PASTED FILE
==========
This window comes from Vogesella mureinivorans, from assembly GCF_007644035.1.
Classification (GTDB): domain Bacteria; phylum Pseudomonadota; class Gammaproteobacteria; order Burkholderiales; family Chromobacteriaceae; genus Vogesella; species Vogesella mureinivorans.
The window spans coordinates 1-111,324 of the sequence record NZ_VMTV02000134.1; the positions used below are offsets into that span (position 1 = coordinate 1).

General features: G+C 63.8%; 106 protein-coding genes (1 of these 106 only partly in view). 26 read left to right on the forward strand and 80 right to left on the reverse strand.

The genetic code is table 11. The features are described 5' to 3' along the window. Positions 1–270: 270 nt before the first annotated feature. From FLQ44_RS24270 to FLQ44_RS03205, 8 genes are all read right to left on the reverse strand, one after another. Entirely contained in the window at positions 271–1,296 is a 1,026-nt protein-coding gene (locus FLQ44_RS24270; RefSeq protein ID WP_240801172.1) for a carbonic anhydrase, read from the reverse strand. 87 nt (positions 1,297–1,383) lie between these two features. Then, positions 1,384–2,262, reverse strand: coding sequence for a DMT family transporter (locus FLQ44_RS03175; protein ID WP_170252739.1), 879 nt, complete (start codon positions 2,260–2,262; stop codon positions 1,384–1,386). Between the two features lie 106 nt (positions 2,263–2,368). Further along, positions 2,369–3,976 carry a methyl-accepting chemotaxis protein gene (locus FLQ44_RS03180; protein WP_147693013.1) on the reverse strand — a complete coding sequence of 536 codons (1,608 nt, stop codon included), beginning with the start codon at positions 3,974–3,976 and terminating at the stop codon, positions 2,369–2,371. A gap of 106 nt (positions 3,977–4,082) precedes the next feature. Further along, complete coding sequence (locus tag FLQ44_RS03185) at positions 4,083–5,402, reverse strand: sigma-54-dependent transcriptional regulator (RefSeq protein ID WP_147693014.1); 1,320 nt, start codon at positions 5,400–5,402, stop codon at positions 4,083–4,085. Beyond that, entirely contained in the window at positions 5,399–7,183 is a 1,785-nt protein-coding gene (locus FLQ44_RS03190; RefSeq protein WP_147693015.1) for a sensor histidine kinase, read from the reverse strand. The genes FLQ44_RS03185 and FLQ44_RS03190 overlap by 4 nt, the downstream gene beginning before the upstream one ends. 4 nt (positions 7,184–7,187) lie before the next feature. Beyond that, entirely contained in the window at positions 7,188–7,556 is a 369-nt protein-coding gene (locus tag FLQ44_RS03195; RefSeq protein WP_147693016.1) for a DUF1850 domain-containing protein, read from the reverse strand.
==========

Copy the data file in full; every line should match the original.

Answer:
This window comes from Vogesella mureinivorans, from assembly GCF_007644035.1.
Classification (GTDB): domain Bacteria; phylum Pseudomonadota; class Gammaproteobacteria; order Burkholderiales; family Chromobacteriaceae; genus Vogesella; species Vogesella mureinivorans.
The window spans coordinates 1-111,324 of the sequence record NZ_VMTV02000134.1; the positions used below are offsets into that span (position 1 = coordinate 1).

General features: G+C 63.8%; 106 protein-coding genes (1 of these 106 only partly in view). 26 read left to right on the forward strand and 80 right to left on the reverse strand.

The genetic code is table 11. The features are described 5' to 3' along the window. Positions 1–270: 270 nt before the first annotated feature. From FLQ44_RS24270 to FLQ44_RS03205, 8 genes are all read right to left on the reverse strand, one after another. Entirely contained in the window at positions 271–1,296 is a 1,026-nt protein-coding gene (locus FLQ44_RS24270; RefSeq protein ID WP_240801172.1) for a carbonic anhydrase, read from the reverse strand. 87 nt (positions 1,297–1,383) lie between these two features. Then, positions 1,384–2,262, reverse strand: coding sequence for a DMT family transporter (locus FLQ44_RS03175; protein ID WP_170252739.1), 879 nt, complete (start codon positions 2,260–2,262; stop codon positions 1,384–1,386). Between the two features lie 106 nt (positions 2,263–2,368). Further along, positions 2,369–3,976 carry a methyl-accepting chemotaxis protein gene (locus FLQ44_RS03180; protein WP_147693013.1) on the reverse strand — a complete coding sequence of 536 codons (1,608 nt, stop codon included), beginning with the start codon at positions 3,974–3,976 and terminating at the stop codon, positions 2,369–2,371. A gap of 106 nt (positions 3,977–4,082) precedes the next feature. Further along, complete coding sequence (locus tag FLQ44_RS03185) at positions 4,083–5,402, reverse strand: sigma-54-dependent transcriptional regulator (RefSeq protein ID WP_147693014.1); 1,320 nt, start codon at positions 5,400–5,402, stop codon at positions 4,083–4,085. Beyond that, entirely contained in the window at positions 5,399–7,183 is a 1,785-nt protein-coding gene (locus FLQ44_RS03190; RefSeq protein WP_147693015.1) for a sensor histidine kinase, read from the reverse strand. The genes FLQ44_RS03185 and FLQ44_RS03190 overlap by 4 nt, the downstream gene beginning before the upstream one ends. 4 nt (positions 7,184–7,187) lie before the next feature. Beyond that, entirely contained in the window at positions 7,188–7,556 is a 369-nt protein-coding gene (locus tag FLQ44_RS03195; RefSeq protein WP_147693016.1) for a DUF1850 domain-containing protein, read from the reverse strand.